The Holy Roman Emperor, Conrad III, setout from Germany and soon met up with Louis’ men. With their armies, they leftfrom their homeland to meet in Jerusalem. Conrad’s army began their voyage, onlyto be ambushed. Afterwards, their supplies and cavalry were drastically depleted.The better half of the French army reached Jerusalem and met up with the smallremains of the Germans and the old crusaders. Together they ventured to Damascus,but failed to take the city and were badly defeated. The French army and kinghad had enough and returned home.

The small remnants of the Germans stayed withthe colonies, along with the old crusaders. Slowly but surely, the states thecrusaders had set up were systematically being destroyed. The failure of thesecond crusade brought on the third crusade.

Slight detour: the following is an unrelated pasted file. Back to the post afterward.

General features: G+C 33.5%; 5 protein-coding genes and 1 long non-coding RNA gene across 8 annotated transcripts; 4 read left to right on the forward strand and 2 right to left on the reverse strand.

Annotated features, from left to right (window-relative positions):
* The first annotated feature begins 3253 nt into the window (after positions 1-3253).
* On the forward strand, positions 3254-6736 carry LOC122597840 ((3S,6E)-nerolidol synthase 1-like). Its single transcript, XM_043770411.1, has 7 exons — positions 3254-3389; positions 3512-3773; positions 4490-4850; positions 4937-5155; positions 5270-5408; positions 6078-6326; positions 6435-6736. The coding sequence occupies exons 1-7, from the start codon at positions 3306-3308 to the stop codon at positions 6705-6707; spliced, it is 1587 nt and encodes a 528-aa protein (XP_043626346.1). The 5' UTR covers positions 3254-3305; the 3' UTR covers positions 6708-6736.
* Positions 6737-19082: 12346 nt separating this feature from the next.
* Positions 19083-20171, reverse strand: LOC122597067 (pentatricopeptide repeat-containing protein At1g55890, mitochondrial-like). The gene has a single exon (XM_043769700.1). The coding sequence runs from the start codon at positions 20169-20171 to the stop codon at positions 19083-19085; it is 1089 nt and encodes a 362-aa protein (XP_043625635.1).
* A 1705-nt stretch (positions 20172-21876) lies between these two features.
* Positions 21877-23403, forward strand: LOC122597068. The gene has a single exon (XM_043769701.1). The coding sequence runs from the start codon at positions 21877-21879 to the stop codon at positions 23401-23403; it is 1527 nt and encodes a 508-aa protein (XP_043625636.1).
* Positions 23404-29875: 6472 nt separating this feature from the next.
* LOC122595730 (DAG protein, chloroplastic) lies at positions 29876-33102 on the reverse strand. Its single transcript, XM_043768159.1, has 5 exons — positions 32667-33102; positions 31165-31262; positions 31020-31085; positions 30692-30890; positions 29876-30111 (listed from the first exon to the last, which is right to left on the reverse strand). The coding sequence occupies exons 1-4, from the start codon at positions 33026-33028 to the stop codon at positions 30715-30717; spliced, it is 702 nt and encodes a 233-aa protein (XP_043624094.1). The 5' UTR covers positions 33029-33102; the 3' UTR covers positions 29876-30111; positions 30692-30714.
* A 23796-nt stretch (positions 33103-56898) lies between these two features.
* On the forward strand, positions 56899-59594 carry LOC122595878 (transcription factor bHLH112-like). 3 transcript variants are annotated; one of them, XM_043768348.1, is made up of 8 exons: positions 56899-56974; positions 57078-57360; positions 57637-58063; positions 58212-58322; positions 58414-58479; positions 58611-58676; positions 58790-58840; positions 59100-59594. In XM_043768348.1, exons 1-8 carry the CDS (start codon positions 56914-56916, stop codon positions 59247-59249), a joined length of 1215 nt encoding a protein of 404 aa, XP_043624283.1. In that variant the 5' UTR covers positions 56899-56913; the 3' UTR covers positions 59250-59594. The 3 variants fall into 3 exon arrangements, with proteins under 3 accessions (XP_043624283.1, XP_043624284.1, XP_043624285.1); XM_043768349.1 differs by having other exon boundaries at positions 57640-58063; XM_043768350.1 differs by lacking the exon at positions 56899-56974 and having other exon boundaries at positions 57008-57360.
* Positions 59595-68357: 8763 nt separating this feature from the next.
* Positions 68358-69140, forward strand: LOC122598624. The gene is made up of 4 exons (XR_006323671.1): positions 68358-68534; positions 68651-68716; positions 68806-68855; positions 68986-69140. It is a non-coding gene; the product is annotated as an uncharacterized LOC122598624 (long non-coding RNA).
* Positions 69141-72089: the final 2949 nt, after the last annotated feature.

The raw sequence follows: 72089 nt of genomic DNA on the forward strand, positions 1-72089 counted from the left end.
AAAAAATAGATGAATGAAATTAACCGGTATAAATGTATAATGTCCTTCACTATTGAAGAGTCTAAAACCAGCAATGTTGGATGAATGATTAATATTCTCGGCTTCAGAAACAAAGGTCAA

The Muslims had named a new leader, Nur ad-Din, who regrouped the Muslims andmotivated them to take back what believed was theirs. Their leader died a fewyears later, and was succeeded by their military leader, Saladin. In 1187,Saladin took his now revived and recuperated army to recapture Jerusalem. InJuly, he crushed the crusaders front line army in Galilee. Saladin then led histroops throughout the area of Jerusalem and finally took Jerusalem in earlyOctober. This led to Pope Gregory VIII starting a third crusade. The people inthe west knew that their time had come to defeat the Muslims once and for all.

Included in the ranks of men going on the crusade were Fredick I, the Romanemperor; Philip II, the French king; and Richard I, of England. These forceswere thought to be one of the most powerful armies assembled during the middleages. Again, this crusade suffered misfortune. On his journey to Jerusalem, theRoman emperor died, and his army accompanied the body back home for burial. Evenwith the size of Richard’s and Frederick’s remaining armies, they were not ableto recapture Jerusalem.